Like most Bluetooth speakerphones we’ve tested, the Minikit Smart features a rechargeable battery–this one boasts 10 hours of talk time or a week of standby–but can also be powered by its included 12-volt car charger. The Smart also features a powered USB port for connecting and charging your handset of choice and even ships with three 3-inch pigtails for connecting phones that use Mini-USB, Micro-USB, or Apple 30-pin dock connectors.

Parrot Minikit Smart will be available in November 2010 at an MSRP of $129.99 through BestBuy.com, Crutchfield.com, 6th Avenue Electronics, Car Toys Al & Ed’s, ABT Electronics, Car Toys, Fry’s Electronics, Bell Canada and ParrotShopping.com.

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Dual’s new car stereo brings its own iPod dock

 

Dual's new receiver features a fold out iPod/iPhone dock behind its faceplate.

Car Tech/Cnet: Dual Electronics is no stranger to taking risks with oddball gadgets that combine features in interesting ways (just take a look at its XGPS300 car kit/GPS receiver/battery extender for the iPod Touch), so we’d like to say that we weren’t surprised when it revealed a car stereo that rolls in its own iPod dock at the 2010 SEMA Show. In truth, however, we’re still a bit confused by the oddity of it.

The Dual XML8150, as the stereo head unit is called, is a mechless car audio receiver. By omitting the CD transport, Dual was left with a good deal of open space within the chassis of the single-DIN receiver, so the manufacturer decided to build an adjustable iPod cradle into the unit. Folding out from behind the XML8150′s faceplate, the cradle connects to the chassis with a flexible arm and can be pivoted into a portrait or landscape orientation. At the base of the cradle is a 30-pin dock connector that interfaces with any iPhone or iPod (with the exception of the Shuffle), while at the top is a ratcheting arm that expands and collapses to accomodate and hold any iDevice from a Nano to an iPhone with a case.

The arm itself seemed a bit awkward to move into and out of the chassis, but we were only given a brief demo with a loose, unmounted receiver. Perhaps when anchored into a vehicle’s dashboard, the articulating arm will be easier to position.

Once connected, users can control playback directly from the iPod itself, using the Dual receiver to manage volume and send audio to the vehicle’s speakers. The unit also supports Bluetooth wireless connectivity for hands-free calling and A2DP/AVRCP audio streaming. For users who may be connecting an iPod and using a separate, the unit features dedicated buttons on its faceplate for answering and ending calls, as well as PBAP support for syncing phonebook contacts for retrieval via its control knob.

There’s also USB connectivity and an analog-audio input with a pair of front facing ports, as well as an SD card reader, but if you’ve come this far and there’s not an iPod in that cradle, you’re doing it wrong.

The Dual XML8150 is not available just yet, but will be sometime later this month at an MSRP of $149.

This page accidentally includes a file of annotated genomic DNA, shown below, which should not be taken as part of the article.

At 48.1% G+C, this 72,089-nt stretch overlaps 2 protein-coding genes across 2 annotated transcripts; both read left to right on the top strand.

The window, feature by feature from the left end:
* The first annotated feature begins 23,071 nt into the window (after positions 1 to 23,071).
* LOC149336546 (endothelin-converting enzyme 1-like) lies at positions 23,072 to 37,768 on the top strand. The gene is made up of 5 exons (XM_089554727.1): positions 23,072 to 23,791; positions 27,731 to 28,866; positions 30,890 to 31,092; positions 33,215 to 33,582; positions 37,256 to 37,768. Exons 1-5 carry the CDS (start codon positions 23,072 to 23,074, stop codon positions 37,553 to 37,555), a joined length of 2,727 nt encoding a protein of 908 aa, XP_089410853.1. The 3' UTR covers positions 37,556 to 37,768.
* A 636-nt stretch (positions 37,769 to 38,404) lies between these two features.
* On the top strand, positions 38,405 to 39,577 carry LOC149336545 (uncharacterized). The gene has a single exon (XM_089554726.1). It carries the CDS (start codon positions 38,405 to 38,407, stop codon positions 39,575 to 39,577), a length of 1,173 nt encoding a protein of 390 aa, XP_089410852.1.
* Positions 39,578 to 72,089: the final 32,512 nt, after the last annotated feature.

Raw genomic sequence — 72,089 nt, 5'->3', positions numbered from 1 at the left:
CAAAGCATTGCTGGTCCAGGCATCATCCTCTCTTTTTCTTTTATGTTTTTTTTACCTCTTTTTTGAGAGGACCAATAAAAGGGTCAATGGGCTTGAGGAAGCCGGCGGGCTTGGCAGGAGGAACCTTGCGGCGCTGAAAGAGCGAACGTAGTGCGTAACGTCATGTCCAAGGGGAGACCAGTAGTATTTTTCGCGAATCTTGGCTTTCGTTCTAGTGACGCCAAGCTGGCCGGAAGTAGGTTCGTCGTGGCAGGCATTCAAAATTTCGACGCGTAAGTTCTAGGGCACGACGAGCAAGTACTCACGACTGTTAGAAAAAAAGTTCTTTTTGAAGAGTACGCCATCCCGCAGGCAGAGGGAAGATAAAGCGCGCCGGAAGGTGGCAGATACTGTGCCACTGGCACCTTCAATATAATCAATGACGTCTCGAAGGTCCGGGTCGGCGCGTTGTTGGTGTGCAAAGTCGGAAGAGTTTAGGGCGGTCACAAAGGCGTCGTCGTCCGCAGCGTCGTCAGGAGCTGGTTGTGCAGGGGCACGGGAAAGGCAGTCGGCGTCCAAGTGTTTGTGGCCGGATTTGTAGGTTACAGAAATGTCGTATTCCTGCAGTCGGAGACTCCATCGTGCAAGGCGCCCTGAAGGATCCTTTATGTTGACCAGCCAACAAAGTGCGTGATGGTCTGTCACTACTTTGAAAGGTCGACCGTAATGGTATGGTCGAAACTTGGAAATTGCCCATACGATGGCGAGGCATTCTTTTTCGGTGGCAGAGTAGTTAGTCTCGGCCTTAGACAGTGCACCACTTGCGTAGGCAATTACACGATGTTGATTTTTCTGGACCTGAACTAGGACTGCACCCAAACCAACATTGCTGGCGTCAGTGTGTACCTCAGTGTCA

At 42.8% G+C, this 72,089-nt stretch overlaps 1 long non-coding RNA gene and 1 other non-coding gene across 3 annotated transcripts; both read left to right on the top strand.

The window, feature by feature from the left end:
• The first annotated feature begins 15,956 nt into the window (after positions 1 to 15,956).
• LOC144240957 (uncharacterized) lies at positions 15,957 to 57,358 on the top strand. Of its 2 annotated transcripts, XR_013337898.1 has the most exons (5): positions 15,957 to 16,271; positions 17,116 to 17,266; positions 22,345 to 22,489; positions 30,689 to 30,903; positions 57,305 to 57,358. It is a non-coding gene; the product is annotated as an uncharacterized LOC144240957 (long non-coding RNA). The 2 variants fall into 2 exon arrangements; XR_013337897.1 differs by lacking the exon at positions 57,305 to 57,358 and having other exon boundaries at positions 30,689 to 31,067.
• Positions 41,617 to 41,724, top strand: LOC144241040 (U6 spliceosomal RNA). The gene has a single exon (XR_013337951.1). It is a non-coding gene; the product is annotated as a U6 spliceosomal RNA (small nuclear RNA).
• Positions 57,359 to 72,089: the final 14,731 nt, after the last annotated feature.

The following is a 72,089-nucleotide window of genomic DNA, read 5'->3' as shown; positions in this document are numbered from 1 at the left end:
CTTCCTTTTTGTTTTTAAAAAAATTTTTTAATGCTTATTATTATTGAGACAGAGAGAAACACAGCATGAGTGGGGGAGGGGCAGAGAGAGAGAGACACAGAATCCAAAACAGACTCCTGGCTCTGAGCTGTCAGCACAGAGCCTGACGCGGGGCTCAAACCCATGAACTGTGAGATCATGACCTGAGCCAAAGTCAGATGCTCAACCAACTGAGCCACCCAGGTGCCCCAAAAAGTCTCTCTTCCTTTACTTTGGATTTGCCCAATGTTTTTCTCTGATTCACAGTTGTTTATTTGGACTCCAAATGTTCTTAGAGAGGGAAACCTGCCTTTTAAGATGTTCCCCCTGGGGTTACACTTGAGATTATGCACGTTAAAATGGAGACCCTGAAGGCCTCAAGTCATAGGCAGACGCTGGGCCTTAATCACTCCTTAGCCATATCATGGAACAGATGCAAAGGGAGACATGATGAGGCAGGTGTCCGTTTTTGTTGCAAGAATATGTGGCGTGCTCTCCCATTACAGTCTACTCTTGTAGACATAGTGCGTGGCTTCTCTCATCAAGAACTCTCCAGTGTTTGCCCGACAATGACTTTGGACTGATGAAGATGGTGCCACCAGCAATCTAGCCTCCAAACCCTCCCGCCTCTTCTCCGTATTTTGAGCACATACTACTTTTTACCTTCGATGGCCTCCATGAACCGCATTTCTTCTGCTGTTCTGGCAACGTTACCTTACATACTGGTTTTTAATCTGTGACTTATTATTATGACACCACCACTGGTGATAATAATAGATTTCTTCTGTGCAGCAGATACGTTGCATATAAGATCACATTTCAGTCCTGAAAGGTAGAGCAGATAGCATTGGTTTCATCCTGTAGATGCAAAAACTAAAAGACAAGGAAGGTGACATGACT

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Onkyo unleash CS-V645 & CS-445 iPod Dock Mini Systems

 Akihabara:Onkyo introduced yesterday a new audio-video mini system and stereo mini system. The Audio and Video mini system, the CS-V645, consists of a powerful DVD/CD player with a built-in dock for iPod, a USB connection, high definition HDMI video output and DVD 1080p upscaling, DivX, MP3, WMA and JPEG support as well as a pair of two-way loudspeakers. While the CS-445 stereo music system has a CD player, built-in dock for iPod/iPhone, and slightly less powerful two-way speakers.

Onkyo, a brand known worldwide for quality home entertainment electronics, has introduced an audio-video mini system and stereo mini system that are each well suited for the office, bedroom, dorm room, or summer cottage. The AV mini system consists of a powerful DVD/CD receiver with a built-in dock for iPod, a USB connection, high definition HDMI video output with 1080p upscaling, and a pair of two-way loudspeakers. The step-down stereo music system has a CD receiver, built-in dock for iPod/iPhone, and slightly smaller two-way speakers.

The Onkyo CS-V645 DVD/CD Mini System plays a wide range of audio and video formats from DVDs, CDs, iPod, and USB. In addition to standard DVD and CD playback, it supports MP3, WMA, JPEG, and DivX file formats. Video programs are upscaled to 1080p resolution for output to a high definition video display over an HDMI connection. The dock for iPod is located on the top of the receiver, and the USB jack is on the front panel for easy access for flash drives and cable-connected systems.

The Onkyo CS-445 CD mini system plays CD’s CD-R and CD-RW media with standard CD-audio, MP3, and WMA files, and the top-panel dock for iPod/iPhone dramatically increases the available music sources.

Both systems have powerful 40-watt stereo amplifier sections and a pair of high-performance two-way bass-reflex loudspeakers with 1-inch soft dome tweeters and the company’s signature OMF (Onkyo Micro Fiber) woofer cones. The DVD receiver has a 20-preset FM tuner, the CD receiver has an AM/FM tuner with 40 presets, and both models include a full-function remote control.

The Onkyo CS-V645 will be available in early December with a suggested retail price of $399. The Onkyo CS-445 will reach dealers in early November with a suggested retail price of $329.